On Nov 15, 2021

Terraform Dynamic IAM Policy Construction

Kyler Middleton (she/they)
Kyler Middleton (she/they)Principal DevOps Network Architect

An intuitive, easy way to build IAM policy docs in a "constructor" pattern using Terraform.

This blog series focuses on presenting complex DevOps projects as simple and approachable via plain language and lots of pictures. You can do it!

Hey all!

I was brought into DevOps in a shop that heavily utilized SparkleFormation. Sparkle (or SFN) is a ruby-based tool that constructs CloudFormation stacks. It allows DevOps folks to write minimal configurations, and then run the SFN constructor tool against them, and SFN will read your defaults (security, logging, config, etc.) and output a valid CloudFormation stack.

This has its drawbacks — obviously CloudFormation is only valid in AWS-land, but additionally, the SFN DSL (Domain Specific Language), or syntax, is painful and hard to work with. There is some security through obscurity, but primarily this difficult language operates as a tax on your teams — not good.

Terraform solves lots of these problems in an intuitive, easy way. Terraform is multi-cloud and the concept of modules can replace much of SFN’s constructor processes and gains. However, there is one process I haven’t been able to easily replicate — defaults.

Policy Document

In SFN, you can set a default list of Amazon Account IDs, and utilize this list to generate IAM policies, or any other kind of json/yaml-encoded policy, in an easy way. Terraform supports this, but not in an intuitive way.

Let’s build it together and you can start using this powerful pattern.

IAM Resources — Basic

I won’t go too deep into what AWS IAM is here — suffice to say, they are security and access control documents that control who can do what, and what actions can be taken. They’re incredibly powerful, but also complex, which means automating and process-atizing them is a huge gain for your company and your dev teams.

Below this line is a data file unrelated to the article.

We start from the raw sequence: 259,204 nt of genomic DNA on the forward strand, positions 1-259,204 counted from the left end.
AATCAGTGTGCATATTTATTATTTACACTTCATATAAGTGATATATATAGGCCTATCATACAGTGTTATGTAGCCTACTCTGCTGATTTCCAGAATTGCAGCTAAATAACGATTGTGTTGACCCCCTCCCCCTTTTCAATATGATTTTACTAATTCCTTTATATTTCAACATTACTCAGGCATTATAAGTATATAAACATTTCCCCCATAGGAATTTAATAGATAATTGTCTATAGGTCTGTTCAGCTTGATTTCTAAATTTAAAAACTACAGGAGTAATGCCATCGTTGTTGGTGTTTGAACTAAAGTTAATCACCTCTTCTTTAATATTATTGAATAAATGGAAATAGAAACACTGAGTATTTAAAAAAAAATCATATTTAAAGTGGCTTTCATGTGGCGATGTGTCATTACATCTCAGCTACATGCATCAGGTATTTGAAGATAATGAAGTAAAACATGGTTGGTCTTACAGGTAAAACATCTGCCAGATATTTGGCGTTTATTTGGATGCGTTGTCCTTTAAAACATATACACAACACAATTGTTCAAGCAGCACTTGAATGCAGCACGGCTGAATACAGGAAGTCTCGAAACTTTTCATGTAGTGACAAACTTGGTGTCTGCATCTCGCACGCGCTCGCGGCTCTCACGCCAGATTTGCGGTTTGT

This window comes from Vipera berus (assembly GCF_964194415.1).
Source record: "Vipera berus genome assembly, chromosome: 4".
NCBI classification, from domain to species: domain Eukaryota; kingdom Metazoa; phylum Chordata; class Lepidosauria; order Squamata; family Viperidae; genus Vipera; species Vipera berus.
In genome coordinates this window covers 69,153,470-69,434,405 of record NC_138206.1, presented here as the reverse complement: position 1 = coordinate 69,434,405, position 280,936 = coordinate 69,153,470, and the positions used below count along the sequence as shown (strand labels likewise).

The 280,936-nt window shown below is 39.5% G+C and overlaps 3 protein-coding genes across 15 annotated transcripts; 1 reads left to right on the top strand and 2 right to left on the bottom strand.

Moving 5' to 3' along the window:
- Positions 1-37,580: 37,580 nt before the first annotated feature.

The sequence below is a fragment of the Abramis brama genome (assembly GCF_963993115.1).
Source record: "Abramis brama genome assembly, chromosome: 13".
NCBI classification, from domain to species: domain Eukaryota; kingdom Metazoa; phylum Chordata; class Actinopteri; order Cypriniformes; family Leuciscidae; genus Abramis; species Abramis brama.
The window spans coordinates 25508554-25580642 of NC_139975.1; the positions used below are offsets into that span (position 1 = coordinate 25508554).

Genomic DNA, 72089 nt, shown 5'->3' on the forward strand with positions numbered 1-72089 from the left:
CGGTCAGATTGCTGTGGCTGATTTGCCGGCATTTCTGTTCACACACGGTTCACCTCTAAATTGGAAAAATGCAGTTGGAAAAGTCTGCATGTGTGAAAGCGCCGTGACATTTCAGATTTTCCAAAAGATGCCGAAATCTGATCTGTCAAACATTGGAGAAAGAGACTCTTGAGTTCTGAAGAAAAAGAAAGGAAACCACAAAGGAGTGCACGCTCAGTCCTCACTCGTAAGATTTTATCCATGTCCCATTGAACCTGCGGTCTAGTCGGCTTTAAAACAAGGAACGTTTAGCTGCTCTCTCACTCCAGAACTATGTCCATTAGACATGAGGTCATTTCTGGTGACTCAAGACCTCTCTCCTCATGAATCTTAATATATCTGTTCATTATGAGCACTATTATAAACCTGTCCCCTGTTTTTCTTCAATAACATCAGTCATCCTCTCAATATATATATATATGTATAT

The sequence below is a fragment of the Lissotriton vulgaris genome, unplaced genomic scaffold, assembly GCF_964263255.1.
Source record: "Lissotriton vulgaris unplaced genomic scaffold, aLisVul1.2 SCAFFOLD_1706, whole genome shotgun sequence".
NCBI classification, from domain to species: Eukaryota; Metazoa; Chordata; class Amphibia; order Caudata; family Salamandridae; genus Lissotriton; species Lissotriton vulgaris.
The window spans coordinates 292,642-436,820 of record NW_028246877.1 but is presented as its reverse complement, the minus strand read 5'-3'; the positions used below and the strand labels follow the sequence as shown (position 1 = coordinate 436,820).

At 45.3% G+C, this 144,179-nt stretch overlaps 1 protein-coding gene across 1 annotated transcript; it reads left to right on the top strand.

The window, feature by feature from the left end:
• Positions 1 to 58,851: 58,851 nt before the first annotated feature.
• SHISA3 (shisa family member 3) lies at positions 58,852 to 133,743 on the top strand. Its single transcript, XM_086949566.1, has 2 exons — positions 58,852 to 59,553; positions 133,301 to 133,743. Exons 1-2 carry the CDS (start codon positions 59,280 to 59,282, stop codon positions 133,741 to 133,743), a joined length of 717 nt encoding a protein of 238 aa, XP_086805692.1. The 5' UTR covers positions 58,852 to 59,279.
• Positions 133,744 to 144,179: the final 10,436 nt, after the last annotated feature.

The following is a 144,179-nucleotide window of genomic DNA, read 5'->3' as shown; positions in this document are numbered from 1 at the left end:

The AWS terraform team has helpfully created some purpose-built resources that help us build IAM Json docs and utilize them. The first is a data source called aws_iam_policy_document (link). Data sources generally reach out to the provider to learn about the environment. That isn’t the case here — the AWS terraform team is mis-using a data source to construct a json IAM document, which is very cool:

data "aws_iam_policy_document" "example" {
  statement {
    sid = "1"
    actions = [
      "s3:ListAllMyBuckets",
      "s3:GetBucketLocation",
    ]
    resources = [
      "arn:aws:s3:::*",
    ]
  }
}

You’re then able to use this data source to output a json-encoded version of your policy:

resource "aws_iam_policy" "example" {
  name   = "example_policy"
  path   = "/"
  policy = data.aws_iam_policy_document.example.json
}

This works great, but it’s again, static. We want to be able to send a list of account IDs and have IAM build us complex policies. Let’s talk about how we can build some iterative, complex policies.

IAM Resources — Iterative

First, let’s establish a local data source of account IDs. You don’t need to have this locally — you could store this in a central data store, or have the parent pass this information to the module that’s building these IAM policies. We’re using a local data store as a simple way to demonstrate.

locals {
  account_ids = [
    "111111111111",
    "222222222222",
    "333333333333",
  ]
}

Okay, now we have a list of account IDs. Now let’s build our json-encoded policy document. This IAM policy will only have a single statement — permitting IAM access to an entire other account by granting access to the “root” user, which means any user in that other account. However, we want it to update automatically when that passed list updates.